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R. Rajan, P.B. Cook; Amacrine Cells Can Intrinsically Fire Repetitive Action Potentials . Invest. Ophthalmol. Vis. Sci. 2005;46(13):2334.
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© ARVO (1962-2015); The Authors (2016-present)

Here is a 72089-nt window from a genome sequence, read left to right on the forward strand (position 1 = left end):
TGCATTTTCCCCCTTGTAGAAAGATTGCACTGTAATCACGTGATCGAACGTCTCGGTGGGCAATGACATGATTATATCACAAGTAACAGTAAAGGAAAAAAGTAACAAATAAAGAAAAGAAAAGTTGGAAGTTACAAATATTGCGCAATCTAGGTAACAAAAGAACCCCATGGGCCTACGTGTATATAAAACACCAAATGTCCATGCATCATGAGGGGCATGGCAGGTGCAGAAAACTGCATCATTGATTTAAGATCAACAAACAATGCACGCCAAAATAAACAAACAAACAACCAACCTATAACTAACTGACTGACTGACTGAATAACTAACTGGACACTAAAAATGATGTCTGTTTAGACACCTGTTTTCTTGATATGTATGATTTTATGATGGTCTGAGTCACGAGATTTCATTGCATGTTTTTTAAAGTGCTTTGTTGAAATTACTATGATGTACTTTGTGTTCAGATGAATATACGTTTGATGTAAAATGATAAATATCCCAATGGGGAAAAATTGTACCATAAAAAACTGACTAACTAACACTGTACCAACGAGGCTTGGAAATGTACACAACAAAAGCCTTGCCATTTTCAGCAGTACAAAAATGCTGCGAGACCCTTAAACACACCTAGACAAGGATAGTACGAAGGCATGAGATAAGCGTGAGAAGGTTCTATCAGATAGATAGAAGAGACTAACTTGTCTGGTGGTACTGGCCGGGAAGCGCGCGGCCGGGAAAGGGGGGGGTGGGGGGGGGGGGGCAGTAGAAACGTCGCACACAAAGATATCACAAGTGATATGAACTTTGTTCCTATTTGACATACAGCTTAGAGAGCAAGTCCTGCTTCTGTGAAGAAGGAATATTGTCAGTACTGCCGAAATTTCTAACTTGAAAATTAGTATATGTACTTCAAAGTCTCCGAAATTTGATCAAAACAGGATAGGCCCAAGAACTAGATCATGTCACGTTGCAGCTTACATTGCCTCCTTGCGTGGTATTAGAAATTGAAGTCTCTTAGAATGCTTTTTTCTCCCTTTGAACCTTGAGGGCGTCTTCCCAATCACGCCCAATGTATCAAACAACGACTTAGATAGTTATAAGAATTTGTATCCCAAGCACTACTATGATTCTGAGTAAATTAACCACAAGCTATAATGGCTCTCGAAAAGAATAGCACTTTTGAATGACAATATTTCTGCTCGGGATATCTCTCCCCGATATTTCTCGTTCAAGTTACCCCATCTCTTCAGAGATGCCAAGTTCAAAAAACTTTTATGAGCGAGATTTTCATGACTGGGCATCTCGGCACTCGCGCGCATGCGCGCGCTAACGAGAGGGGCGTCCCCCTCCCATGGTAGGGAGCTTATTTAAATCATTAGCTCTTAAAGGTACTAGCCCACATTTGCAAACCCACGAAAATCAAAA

Background: Amacrine cells (ACs) in the inner retina mediate transient and sustained inhibition. The lateral transmission of both types of inhibitory signals require action potentials. Action potentials in transient ACs are well documented, and have been explained by properties of intrinsic membrane channels, and alternatively by network interactions. Presumably, sustained responding amacrine cells fire trains of action potentials, but physiological evidence from salamander retina, the species used in this study, has been weak. Purpose:The purpose of this study was to examine the spiking behavior of ACs to steps of depolarizing current, to determine if the they can spike repetitively, and to determine if their spiking behavior is dependent on synaptic interactions or is a result of intrinsic membrane channels. Methods: 300 um thick retinal slices were prepared from larval tiger salamanders. Cell–attached currents and whole–cell voltages were recorded from amacrine cells to observe spike activity in response to voltage steps and current injections, respectively. Intrinsic spike–activity was observed by synaptically isolating the amacrine cells using d–AP5 [50 uM], DNQX [100 uM], strychnine [10 uM] and bicuculline [100 uM]. Subsequently, amacrine cells were exposed cadmium [200 uM] to observe calcium–dependent attributes of repetitive firing. Results: Cell–attached recordings showed that a majority of cells fired action potentials repetitively during step depolarizations in control Ringer's, and also after postsynaptic receptors were blocked. In whole–cell recording mode, cells that fired repetitively exhibited both fast (tau rise 3.46+/– 2.44 msec) and slower regenerative potentials (tau rise 62.8 +/– 19.2 msec). Only the slow potentials were blocked by the addition of cadmium. In a few cells cadmium also blocked repetitive firing of fast action potentials. Some ACs that responded transiently to depolarizing steps, remained transient after synaptic inputs were blocked, while other transient ACs began to spike repetitively. Conclusions: The overwhelming majority of cells fired repetitive action potentials in response to step depolarizations in both control, and in the absence of synaptic transmission. Transiently responding amacrine cells either remained transient or fired trains of action potentials when synaptic input was blocked, supporting both the intrinsic and the network models explaining mechanisms underlying transient inhibition.
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